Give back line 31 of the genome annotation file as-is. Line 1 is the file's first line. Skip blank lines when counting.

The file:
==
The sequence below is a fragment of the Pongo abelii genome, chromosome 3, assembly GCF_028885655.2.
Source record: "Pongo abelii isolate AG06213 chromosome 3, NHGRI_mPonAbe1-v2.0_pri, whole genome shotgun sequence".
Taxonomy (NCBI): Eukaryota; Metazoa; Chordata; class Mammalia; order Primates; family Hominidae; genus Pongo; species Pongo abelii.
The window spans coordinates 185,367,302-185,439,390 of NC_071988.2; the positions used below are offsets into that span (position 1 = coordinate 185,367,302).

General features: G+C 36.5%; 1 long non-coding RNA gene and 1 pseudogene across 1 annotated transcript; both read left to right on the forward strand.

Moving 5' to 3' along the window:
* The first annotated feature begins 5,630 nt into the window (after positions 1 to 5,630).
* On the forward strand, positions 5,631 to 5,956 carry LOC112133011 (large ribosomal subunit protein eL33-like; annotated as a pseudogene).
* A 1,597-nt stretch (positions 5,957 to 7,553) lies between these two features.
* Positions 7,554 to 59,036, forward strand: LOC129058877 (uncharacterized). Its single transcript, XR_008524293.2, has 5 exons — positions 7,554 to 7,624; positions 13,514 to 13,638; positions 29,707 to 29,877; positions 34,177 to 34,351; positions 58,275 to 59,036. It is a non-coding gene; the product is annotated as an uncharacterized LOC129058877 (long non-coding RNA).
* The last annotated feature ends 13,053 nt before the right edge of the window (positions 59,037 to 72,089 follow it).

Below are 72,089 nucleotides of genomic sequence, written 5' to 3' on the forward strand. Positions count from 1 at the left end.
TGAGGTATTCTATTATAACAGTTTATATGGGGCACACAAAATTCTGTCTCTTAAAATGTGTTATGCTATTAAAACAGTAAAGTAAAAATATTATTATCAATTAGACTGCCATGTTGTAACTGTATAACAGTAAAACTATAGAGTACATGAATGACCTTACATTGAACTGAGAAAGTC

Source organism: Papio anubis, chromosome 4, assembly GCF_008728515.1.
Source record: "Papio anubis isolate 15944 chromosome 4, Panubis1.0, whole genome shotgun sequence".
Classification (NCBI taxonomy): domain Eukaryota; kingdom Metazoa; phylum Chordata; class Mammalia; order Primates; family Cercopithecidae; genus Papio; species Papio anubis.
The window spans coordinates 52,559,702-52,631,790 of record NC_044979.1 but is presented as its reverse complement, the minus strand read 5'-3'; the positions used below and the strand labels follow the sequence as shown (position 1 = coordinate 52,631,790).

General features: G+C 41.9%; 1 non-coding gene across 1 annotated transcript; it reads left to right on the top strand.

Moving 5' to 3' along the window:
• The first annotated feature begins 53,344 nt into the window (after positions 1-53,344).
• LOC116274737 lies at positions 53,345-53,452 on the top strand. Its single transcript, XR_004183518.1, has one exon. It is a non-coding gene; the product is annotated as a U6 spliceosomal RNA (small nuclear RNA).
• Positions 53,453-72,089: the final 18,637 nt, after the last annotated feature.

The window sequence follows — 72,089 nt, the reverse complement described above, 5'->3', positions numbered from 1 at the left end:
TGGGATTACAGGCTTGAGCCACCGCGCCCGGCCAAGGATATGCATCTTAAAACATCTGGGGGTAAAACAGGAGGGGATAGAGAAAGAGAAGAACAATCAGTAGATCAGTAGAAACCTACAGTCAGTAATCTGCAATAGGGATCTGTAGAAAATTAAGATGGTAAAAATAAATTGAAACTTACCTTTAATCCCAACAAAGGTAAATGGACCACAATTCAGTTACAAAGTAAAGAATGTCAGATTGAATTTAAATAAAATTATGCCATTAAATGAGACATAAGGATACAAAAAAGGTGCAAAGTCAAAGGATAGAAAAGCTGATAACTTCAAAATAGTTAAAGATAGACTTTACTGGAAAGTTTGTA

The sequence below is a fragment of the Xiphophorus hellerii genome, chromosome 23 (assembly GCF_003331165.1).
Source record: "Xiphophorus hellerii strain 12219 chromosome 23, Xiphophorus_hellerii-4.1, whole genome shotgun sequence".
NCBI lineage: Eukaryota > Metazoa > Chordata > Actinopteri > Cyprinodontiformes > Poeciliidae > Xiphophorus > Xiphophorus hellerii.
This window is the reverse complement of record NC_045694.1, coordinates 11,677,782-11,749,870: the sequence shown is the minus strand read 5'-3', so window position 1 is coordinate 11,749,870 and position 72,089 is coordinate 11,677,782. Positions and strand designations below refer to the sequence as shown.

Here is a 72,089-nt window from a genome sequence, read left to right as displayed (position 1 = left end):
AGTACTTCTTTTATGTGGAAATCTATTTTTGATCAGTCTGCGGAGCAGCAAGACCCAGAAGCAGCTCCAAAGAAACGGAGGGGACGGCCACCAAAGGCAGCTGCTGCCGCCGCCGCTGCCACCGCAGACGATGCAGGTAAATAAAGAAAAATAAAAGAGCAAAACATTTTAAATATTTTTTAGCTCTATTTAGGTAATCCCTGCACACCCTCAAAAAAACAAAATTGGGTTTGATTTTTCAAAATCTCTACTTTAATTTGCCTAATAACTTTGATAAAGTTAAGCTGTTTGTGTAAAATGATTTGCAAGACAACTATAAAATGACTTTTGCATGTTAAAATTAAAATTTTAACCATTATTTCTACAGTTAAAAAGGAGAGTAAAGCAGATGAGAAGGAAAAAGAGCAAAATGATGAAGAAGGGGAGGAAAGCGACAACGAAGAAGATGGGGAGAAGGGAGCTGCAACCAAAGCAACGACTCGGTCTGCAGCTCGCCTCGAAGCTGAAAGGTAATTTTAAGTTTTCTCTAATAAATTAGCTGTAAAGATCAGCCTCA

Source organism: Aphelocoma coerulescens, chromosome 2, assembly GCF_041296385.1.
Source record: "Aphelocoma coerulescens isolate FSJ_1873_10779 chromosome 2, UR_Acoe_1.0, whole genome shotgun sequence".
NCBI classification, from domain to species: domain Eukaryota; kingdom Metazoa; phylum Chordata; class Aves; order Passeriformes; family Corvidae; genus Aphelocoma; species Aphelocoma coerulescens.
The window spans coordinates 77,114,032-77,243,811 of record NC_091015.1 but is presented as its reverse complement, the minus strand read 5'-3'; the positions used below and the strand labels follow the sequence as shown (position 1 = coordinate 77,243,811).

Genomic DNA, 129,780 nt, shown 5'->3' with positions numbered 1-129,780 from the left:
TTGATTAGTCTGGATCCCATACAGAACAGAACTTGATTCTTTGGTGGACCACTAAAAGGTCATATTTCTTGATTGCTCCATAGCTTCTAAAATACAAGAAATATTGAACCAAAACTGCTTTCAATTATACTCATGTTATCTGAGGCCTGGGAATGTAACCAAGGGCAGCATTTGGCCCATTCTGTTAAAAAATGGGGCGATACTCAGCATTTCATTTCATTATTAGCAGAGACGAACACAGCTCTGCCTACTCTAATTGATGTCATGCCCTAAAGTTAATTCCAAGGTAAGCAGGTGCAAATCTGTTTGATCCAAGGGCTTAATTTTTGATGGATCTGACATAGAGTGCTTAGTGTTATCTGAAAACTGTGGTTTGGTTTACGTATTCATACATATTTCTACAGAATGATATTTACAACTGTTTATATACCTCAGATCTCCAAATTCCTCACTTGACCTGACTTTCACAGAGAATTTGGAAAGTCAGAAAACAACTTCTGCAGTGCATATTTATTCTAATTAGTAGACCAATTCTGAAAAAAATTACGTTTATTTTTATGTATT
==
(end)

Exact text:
Source organism: Aphelocoma coerulescens, chromosome 2, assembly GCF_041296385.1.